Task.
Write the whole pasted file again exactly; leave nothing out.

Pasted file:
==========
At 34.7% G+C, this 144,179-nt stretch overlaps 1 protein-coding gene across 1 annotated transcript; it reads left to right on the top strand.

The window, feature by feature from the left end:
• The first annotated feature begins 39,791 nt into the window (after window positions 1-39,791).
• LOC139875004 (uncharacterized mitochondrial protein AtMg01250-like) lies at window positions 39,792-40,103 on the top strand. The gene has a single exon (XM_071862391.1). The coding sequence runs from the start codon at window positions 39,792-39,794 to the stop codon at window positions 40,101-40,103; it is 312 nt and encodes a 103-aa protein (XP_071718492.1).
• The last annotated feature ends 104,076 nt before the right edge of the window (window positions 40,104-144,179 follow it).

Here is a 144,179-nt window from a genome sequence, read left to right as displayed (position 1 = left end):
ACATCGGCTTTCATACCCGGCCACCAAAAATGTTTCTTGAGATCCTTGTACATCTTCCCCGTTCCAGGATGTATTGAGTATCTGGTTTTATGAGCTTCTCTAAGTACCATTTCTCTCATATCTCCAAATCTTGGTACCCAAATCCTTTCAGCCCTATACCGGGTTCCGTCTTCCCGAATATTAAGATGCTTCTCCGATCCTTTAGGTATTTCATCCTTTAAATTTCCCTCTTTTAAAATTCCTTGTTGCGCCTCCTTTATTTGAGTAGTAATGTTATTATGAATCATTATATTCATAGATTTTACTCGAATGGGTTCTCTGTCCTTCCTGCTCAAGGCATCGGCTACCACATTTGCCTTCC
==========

At 34.7% G+C, this 144,179-nt stretch overlaps 1 protein-coding gene across 1 annotated transcript; it reads left to right on the top strand.

The window, feature by feature from the left end:
• The first annotated feature begins 39,791 nt into the window (after window positions 1-39,791).
• LOC139875004 (uncharacterized mitochondrial protein AtMg01250-like) lies at window positions 39,792-40,103 on the top strand. The gene has a single exon (XM_071862391.1). The coding sequence runs from the start codon at window positions 39,792-39,794 to the stop codon at window positions 40,101-40,103; it is 312 nt and encodes a 103-aa protein (XP_071718492.1).
• The last annotated feature ends 104,076 nt before the right edge of the window (window positions 40,104-144,179 follow it).

Here is a 144,179-nt window from a genome sequence, read left to right as displayed (position 1 = left end):
ACATCGGCTTTCATACCCGGCCACCAAAAATGTTTCTTGAGATCCTTGTACATCTTCCCCGTTCCAGGATGTATTGAGTATCTGGTTTTATGAGCTTCTCTAAGTACCATTTCTCTCATATCTCCAAATCTTGGTACCCAAATCCTTTCAGCCCTATACCGGGTTCCGTCTTCCCGAATATTAAGATGCTTCTCCGATCCTTTAGGTATTTCATCCTTTAAATTTCCCTCTTTTAAAATTCCTTGTTGCGCCTCCTTTATTTGAGTAGTAATGTTATTATGAATCATTATATTCATAGATTTTACTCGAATGGGTTCTCTGTCCTTCCTGCTCAAGGCATCGGCTACCACATTTGCCTTCC